Let's put the children first, Mr MEC
Why must pupils suffer because of a standoff between the department of education and their community?
About 1,500 children are attending a vandalised school without electricity and water, as the department and their community fight over operational issues.
On Sunday, education MEC Panyaza Lesufi tweeted pictures of a wrecked Paradise Bend Primary School in Diepsloot and said he was not going to fix it.
It was not clear then why he had declared publicly he was not going to fix the school.
Yesterday, he told Sowetan that the school leadership and community members had chased away the principal after accusing him of mismanaging funds.
"The principal was chased way several times after he tried returning to the school. You cannot fire someone you did not appoint," said Lesufi. He said the community deliberately keeps vandalising the school to sabotage the department and to "get our reaction".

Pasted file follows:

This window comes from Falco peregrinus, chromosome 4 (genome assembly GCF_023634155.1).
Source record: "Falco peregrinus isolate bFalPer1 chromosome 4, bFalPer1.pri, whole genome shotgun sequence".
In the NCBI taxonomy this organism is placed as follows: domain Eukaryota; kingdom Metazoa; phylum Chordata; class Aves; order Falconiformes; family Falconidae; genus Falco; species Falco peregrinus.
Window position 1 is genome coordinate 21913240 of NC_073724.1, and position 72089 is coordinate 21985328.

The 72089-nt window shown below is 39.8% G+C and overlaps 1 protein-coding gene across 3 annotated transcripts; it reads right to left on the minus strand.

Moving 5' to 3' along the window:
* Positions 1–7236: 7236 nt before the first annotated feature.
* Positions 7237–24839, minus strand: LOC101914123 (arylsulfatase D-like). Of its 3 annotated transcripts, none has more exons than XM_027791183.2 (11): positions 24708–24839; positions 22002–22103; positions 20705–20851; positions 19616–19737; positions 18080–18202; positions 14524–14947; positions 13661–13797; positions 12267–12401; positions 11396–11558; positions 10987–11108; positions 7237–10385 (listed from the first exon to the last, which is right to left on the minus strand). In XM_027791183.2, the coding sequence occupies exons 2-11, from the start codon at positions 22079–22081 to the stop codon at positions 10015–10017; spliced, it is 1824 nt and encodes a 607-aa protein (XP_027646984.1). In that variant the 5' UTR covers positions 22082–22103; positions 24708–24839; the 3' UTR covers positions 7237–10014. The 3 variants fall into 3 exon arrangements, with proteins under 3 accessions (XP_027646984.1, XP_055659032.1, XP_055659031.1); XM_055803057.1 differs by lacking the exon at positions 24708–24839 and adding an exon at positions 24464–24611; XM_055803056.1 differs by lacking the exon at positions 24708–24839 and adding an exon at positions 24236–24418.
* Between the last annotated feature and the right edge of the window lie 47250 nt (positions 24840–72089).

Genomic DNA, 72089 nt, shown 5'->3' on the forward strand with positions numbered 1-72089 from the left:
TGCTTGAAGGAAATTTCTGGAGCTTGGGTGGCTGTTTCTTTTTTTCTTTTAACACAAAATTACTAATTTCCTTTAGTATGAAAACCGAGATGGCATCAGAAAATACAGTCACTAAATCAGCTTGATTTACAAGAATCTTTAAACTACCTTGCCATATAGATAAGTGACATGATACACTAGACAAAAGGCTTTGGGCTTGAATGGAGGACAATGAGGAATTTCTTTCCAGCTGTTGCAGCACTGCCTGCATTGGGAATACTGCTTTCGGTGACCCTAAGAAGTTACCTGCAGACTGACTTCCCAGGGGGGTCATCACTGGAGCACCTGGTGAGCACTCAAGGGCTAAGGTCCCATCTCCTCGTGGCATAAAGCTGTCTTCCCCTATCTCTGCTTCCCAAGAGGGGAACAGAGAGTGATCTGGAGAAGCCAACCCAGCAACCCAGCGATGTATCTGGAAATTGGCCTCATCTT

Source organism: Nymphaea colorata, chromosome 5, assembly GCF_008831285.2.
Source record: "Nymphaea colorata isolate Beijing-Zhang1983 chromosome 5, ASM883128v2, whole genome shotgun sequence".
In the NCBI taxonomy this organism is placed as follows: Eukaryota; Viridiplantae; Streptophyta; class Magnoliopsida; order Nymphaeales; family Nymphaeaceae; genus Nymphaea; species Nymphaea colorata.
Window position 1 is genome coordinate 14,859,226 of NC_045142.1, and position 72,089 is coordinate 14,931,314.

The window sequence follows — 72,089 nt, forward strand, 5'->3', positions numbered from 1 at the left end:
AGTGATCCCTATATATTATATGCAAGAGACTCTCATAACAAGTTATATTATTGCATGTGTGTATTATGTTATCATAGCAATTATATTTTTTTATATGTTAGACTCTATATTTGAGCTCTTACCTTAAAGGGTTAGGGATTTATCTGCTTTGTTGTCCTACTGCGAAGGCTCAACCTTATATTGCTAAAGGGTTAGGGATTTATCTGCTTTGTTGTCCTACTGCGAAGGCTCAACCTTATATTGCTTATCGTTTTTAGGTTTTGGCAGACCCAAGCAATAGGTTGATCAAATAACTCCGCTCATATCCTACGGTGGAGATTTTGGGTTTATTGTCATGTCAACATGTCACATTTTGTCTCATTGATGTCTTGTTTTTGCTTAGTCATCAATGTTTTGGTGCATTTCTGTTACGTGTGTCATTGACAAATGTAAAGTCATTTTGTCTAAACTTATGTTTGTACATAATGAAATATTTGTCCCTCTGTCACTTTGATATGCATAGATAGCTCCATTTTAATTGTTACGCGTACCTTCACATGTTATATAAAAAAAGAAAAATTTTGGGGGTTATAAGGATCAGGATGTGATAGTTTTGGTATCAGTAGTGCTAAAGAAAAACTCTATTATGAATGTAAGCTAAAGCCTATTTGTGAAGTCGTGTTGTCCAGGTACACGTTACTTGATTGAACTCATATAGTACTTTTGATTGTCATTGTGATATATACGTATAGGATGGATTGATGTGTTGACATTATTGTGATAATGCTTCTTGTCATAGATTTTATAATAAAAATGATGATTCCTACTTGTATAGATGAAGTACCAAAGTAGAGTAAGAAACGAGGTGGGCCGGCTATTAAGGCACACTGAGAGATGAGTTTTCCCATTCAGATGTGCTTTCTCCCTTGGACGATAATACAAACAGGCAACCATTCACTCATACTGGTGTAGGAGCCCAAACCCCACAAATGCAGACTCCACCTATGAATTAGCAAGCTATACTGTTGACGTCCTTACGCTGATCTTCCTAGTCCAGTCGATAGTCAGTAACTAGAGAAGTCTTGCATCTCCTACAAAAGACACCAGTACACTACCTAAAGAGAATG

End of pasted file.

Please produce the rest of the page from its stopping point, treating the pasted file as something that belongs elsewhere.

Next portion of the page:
However, teachers, school governing body and residents told the newspaper the school was vandalised by criminals because it has no security.
They said furniture was stolen and cables and pipes were stripped during the break-ins in October and December.
Sowetan visited the school yesterday and saw children exposed to electric cables popping up from the ground and overgrown grass. Pupils could not even use toilets as they have been locked because there was no water.
Pupils were no longer being served meals, SGB said this was because the stove and cooking utensils were stolen during the burglaries.
We do not know what happened here but why must children suffer because of adults' disagreement?
Children have a right to education, the conditions they are learning under at Paradise are unfavourable. How are they expected to perform well in class with empty stomachs?
The fight the department is embroiled in with the community is childish.
The MEC vowing not to fix the school is not helping either. We call on him to go to this community and find a way forward that is in the interest of the children.
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